Why we should go to Church, when to leave a Church?

Why we should go to Church, when to leave a Church

And God placed all things under his feet and appointed him to be head over everything for the church, which is his body, the fullness of him who fills everything in every way. Ephesians 1:22-23

Judges 6:1-3; Acts 2; Romans 12; Hebrews 10:24-25; 13:7, 17

Do you want to go to church, but feel lost there? Do you dread going to church? Do you wonder why or even if you should go to church?

I often hear from Christians that they do not have to go to church to worship God; this is a fallacy and a lie from our enemy. Yes, we do need to go to a good, healthy church so we can be recharged and refreshed to do the work of our Lord. Worship gives us the glimpse of Heaven-the rest and the future to which we can look. We need a place where we can grow and be encouraged and nurtured so we can be filled with the power to go out and do. Christians I have met who say they do not need to go to church are lethargic and do little to nothing for either the Lord or for their own personal growth. They just wallow through their self-pity, licking their hurts and wounds from the past. It is sad that they were “spiritually abused” by the diseases of the bad churches, but we need to reboot ourselves or else we will neither accomplish anything in our lives nor be of service to our Lord.

We need to take the words of Paul in Ephesians as a battle line for a stand and commitment to the call of our Lord. We must fight the urge to stay to ourselves in the hurried lifestyle that goes nowhere, where we try to escape the responsibilities and the promises of life both for the here and now and also in the world to come.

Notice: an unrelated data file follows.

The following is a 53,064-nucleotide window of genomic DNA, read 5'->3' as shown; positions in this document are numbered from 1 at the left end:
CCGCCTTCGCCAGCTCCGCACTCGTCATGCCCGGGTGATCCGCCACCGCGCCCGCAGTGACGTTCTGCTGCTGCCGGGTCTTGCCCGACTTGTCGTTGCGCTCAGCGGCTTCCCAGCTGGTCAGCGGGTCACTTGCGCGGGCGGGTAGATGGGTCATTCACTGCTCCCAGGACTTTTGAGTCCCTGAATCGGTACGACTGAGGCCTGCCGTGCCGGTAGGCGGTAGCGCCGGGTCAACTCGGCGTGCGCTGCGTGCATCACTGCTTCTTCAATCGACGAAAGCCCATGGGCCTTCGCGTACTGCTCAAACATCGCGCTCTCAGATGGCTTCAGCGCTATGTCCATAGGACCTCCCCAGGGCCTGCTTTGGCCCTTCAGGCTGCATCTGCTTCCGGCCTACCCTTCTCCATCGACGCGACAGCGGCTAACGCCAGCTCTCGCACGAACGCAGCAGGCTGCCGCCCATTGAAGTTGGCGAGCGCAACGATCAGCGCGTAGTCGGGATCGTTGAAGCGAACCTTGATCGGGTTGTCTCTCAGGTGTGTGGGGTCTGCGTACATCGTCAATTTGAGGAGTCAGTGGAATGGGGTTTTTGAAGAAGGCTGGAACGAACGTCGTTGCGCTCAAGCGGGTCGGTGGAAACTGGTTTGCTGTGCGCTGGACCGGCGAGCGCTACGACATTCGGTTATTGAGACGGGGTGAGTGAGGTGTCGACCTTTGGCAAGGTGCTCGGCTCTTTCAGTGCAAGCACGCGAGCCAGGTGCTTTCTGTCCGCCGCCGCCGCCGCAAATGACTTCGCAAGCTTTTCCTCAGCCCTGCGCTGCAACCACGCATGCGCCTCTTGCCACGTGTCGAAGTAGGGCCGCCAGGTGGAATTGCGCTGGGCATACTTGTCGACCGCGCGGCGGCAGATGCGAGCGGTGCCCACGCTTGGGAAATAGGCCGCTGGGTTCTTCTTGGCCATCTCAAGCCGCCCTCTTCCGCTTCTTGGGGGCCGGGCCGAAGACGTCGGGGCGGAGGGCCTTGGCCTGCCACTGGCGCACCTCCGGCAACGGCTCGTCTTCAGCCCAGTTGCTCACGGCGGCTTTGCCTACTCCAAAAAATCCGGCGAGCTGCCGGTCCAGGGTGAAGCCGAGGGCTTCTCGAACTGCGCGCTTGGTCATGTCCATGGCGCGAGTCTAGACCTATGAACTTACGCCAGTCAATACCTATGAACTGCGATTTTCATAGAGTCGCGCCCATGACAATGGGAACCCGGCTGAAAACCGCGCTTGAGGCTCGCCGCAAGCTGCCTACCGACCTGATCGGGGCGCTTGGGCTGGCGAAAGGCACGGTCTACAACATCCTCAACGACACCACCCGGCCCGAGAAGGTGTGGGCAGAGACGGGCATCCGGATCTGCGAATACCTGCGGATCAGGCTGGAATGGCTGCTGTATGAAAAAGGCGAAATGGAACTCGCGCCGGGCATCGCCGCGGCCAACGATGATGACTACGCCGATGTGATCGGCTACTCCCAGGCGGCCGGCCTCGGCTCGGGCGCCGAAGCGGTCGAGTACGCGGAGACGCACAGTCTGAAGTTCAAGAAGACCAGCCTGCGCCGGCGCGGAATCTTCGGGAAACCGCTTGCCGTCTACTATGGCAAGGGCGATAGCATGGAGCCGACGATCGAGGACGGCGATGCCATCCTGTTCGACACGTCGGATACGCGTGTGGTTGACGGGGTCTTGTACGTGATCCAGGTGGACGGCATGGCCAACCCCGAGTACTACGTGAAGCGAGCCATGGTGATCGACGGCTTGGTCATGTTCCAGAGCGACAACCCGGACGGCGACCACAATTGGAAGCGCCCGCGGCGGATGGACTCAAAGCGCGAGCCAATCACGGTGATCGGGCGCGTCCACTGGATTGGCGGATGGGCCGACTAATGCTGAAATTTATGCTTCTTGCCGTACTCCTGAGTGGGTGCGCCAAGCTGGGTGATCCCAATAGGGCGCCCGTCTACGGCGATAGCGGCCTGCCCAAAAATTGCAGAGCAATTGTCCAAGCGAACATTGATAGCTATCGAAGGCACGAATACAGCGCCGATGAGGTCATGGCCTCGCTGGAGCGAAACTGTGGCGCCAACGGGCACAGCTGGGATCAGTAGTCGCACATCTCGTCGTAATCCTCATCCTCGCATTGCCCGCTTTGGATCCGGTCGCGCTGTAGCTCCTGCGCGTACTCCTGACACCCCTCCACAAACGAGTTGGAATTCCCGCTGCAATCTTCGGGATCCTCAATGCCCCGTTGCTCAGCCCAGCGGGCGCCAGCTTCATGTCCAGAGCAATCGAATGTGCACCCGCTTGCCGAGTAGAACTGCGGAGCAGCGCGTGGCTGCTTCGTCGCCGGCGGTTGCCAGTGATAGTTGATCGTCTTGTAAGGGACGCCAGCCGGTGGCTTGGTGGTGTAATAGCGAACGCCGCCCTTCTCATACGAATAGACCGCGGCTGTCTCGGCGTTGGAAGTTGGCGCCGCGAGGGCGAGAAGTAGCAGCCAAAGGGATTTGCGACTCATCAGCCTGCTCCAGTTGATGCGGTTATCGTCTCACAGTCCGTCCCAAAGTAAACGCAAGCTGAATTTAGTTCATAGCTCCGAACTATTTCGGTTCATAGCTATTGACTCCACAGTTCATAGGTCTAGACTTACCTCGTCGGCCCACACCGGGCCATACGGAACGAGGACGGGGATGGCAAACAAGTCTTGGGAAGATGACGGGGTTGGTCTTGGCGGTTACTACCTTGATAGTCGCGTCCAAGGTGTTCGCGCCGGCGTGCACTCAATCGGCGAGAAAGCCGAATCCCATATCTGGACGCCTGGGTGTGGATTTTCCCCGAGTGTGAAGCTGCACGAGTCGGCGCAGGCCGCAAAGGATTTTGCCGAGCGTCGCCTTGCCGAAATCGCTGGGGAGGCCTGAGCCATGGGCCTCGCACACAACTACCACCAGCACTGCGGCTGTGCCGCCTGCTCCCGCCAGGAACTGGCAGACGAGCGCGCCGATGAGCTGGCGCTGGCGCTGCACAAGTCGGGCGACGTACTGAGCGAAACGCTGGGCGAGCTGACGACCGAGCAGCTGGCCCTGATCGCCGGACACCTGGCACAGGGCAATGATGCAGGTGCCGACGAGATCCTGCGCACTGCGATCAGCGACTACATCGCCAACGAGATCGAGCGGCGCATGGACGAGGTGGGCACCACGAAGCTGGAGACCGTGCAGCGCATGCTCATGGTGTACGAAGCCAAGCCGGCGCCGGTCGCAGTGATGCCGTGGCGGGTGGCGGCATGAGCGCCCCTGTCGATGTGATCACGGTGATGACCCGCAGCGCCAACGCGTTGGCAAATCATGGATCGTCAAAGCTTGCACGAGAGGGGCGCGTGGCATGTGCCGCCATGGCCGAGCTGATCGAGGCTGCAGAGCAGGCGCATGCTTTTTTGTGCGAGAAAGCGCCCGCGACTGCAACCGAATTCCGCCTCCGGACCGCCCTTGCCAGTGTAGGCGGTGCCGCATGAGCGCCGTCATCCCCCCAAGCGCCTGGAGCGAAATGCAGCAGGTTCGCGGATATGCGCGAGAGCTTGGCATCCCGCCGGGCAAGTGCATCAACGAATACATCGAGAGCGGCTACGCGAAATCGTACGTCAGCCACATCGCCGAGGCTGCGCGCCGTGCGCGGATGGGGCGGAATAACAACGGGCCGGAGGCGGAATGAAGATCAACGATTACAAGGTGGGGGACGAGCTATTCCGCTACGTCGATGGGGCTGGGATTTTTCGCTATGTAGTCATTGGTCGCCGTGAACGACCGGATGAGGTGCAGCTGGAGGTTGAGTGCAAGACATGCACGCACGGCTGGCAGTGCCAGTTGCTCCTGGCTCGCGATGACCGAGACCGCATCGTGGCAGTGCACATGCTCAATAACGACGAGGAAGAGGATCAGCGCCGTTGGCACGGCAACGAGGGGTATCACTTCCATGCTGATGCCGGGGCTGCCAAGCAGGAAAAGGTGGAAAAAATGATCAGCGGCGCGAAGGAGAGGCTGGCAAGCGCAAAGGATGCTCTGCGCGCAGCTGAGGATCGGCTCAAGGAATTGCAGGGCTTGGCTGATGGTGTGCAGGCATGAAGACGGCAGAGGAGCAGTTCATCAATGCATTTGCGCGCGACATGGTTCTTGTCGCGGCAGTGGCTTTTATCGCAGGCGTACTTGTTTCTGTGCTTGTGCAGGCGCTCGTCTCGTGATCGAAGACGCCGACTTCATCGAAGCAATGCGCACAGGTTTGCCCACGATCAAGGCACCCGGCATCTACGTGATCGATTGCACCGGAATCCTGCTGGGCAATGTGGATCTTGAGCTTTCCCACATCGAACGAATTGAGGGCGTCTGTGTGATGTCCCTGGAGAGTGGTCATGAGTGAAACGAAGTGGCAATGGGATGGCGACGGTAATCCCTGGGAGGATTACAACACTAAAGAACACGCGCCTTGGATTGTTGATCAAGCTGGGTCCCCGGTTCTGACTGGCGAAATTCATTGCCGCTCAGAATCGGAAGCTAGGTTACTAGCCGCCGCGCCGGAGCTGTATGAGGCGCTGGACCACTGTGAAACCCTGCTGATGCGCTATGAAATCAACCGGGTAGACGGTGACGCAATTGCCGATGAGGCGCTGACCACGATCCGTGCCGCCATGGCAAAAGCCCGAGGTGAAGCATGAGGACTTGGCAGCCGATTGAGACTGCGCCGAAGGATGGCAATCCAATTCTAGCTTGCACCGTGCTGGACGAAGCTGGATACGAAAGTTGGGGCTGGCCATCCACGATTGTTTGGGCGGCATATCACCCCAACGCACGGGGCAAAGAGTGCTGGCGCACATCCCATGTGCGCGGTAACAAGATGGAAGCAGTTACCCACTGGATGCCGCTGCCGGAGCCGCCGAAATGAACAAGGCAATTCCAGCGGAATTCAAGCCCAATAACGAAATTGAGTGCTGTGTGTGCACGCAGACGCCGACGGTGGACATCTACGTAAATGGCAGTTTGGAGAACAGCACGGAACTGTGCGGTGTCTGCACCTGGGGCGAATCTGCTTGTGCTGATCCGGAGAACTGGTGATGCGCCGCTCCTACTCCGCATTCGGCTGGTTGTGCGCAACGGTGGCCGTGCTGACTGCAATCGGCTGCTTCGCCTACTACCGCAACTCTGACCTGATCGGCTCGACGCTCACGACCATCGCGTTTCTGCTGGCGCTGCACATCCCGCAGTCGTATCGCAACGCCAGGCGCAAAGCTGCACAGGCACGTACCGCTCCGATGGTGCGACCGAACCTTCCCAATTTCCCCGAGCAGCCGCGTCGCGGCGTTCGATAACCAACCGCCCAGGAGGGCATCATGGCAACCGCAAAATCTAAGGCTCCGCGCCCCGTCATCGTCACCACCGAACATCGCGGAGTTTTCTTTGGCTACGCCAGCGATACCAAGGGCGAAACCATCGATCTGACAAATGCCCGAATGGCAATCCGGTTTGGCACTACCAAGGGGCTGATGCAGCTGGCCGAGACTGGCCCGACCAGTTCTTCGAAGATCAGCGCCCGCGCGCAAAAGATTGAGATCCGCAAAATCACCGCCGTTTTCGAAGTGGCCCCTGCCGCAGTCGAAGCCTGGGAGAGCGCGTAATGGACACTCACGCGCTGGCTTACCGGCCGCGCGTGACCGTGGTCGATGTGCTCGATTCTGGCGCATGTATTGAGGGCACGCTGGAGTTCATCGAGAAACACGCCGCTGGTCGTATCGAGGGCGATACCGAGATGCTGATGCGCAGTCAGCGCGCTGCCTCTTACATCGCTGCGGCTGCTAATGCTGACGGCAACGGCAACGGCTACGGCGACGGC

Too many Christians and non-Christians try to escape His call and replace it with anything they can find. Extra sleep and jet skis become the urgent needs, then the yard must be taken care of, then we have to work on Sunday, or we must be entertained or take the kids to their sporting events-and the list goes on. Even the once-committed Christian who was damaged by some of the “diseases” will yield to these other things that need to be taken care of. Church becomes downgraded to a dreaded trip to visit grandma in the rest home, or a school trip to the museum. We may have the intention and desire to go, but other things just have a greater urgency and need. So, our grandma remains lonely and we miss the splendor of the wisdom and the relationship of family. When we miss out in church, we miss the luster of what Christ has to offer us.

If we are not committed to a church home, then there is no one to keep us accountable or to miss us when we do not attend worship. If no one is expecting us, we can come up with all those excuses of why we need not go. Then, a trickle-down effect will occur. When we neglect church, our spiritual disciplines will fall, one-by-one. Prayer will fall to the side. Perhaps, if we have time, we may pray. It will be the same with the reading of Scripture, and so forth. The growth we experienced in Christ will lose the stability and the routine that keeps us booted up, and we will fall to laziness and other commitments.